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Tratifllatcd from tin- Prencb for Tin; Jhwisii Sottm.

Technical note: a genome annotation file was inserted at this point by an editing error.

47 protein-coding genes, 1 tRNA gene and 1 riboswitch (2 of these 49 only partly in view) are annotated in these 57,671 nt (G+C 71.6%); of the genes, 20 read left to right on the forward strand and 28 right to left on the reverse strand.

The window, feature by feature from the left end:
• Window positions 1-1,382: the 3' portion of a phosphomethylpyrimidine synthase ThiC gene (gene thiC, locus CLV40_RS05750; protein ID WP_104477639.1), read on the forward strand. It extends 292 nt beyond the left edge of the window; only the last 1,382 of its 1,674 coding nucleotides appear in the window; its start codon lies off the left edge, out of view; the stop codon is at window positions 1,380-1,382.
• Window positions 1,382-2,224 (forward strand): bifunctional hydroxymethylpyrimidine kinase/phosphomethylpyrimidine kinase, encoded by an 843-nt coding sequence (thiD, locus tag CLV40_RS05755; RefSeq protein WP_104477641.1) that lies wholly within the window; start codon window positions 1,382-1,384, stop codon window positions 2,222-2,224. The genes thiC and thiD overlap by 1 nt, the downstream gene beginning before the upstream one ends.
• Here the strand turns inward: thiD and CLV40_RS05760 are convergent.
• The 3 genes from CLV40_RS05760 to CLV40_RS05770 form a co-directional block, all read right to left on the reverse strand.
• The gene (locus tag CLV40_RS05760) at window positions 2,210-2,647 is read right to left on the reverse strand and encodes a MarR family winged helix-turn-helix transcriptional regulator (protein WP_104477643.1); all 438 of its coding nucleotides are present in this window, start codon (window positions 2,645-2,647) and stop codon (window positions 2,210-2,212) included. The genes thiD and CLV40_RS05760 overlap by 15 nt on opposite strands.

Hlexanbct tbe (Break Jfrom tbc flfciornsb tn Hllusion to tbc Section Hoacb. By Miss X. Wbinbbkg, Richmond, Va. ALEXANDER the Great, having traveled in Africa with his victorious army, arrived in the midst of a quiet and happy population, who lived in perfect harmony with their neighbeu's, because their ruler was just and wise. The elders went to meet Alexander raid took him to the palace of their king. After the usual introduc tions, the African monarch offered some refreshments consisting of bread, figs, dates, and strawberries in gold. Alexander was very much surprised and asked the king if it was customary to cat gold in his coun try. "N'u," said the sultan, "but I thought if you would have some ordinary bread and fruit you could find some at home and you would not come so far." "I came to your country to study your laws," said Alexander. "'Well, then,stay as long as you please; I will pro vide for you and your escorts, although I do not un derstand when one travels for his instruction he need to be accompanied by an army." The next day two men came before the sultan. They had a difficulty and asked to be judged. In that happy country all the difficulties among citizens were settled personally by the sovereign. Alexander occu pied a seat next to the sultan. The Suit/in. —Which is the plaintiff.?- Bnteth (the Truth).— lt is I. Sult.-in. —Speak, be brief, and tell the truth. Enicth. —I bought a parcel of land from my neigh bor, Tzedek. In working it I found a treasure. I would give it back to him, but he obstinately refuses to take it. Sultan. —Tzedek, what is your answer? T/.cdck (Justice). —I am as honest as my neighbor, Pmeth. Wncn I sold the land to him I se>ld every thing that it would produce. I never knew it con tained any treasure. He found it, .and as I did not lose any I cannot take it back. Sultan (turning to an elder).—What do you think oi" thai.. Hmonah r 1 Ihuonah (Faith). —I often heard from old Tzedek that ms field contains a treasure, his father told him so before he died, but he always thought he only wanted him to work well. Although he plowed from time to time, he never found anything, only through his efforts he made the best of land of it and thought it really worth a treasure. Sultan-— All right; the case is settled. Tzedek, have you a marriageable daughter? Tzedek. — Yes, sir; my daughter, Tzedaka (Char it v), is eighteen years old. Sultan. —And you, Pmeth; is your son twenty years old ? Emcth. —Sultan, that is the age of my sem.Seholem (Peace). Sultan (with solemn voice). —Pmeth and Tzedek, you are both honest and good men; you don't care for the gold that is not fairly earned. Let it be so; but in the meantime someone has to take the money. The son of Pmeth is going te> marry the daughter of Tzedek, and the treasure will belong to them. Both parties retired perfectly satisfied. Alexander was lost in thought. "What is it?" enquired the African king. " I am surprised at what I have heard." "Surprised? How would that suit terminate in your country ?" " In my country it would take ten years, the law yers, the judges would absorb the whole amount, and nobody would get .anything." Sultan (surprised).—Does it rain in your country? Alexander. —Certainly. Sultan. —Does the sun shine? Alexander. —We have the nicest sun in the world. Sultan. —Have you any cattle? Alexander. —Plenty of it. Sultan. —Oh, well, I understand now; it rains and the sun shines in your country to make the grass grow to feetl your cattle, for judging by what you told me of the .administration of justice in your king dom, the men are not worthy to enjoy the blessings of Heaven. _aitfl\vill on tbc JCaslc Conference. In the October Cosmopolitan, Mr. Znngwill writes of the Basle congress which he attended. His pen pictu es of some of the delegates are graphic and pic turesque. They were, he says, "a strangely assorted set of leaders, but all with that ink mark on Die brow Which is as much on the continent a badge of action as it is in England a symbol of sterility ; all believing, more or less naively, than the pen is mightier than the millionaire's gold." Max Nordau is described a 4 a "breezy, burly undegenei ate, with .a great, gray head marvellously crammed with facts and lan guages; now to prove hanself golden-hearted ai.d golden-mouthed, an orator touching equally to tears or laughter." Mr. Zangwill regards Dr. Herzl as an " open-mouthed Jewish idealist * * blessed with ignorance of the actual. He siai ds so high and aloof that all specific colorings and markings are blurred for him in tiie common brotherhood, and, if he is cynic enough to suspect them, he is philosopher enough to recognize that all nations .are compact of incongruities vitalized by warring elements. Nor has he any sympathetic perception of the mystic religious hopes of generations of zealots, of the great, swirling spiritual currents of Ghetto life." — Hebrew Journal. AUSTRIA- II UNO AX Y. The murderers of the banker Kohn have been tried at Wadowice (Galieia) and condemned to death.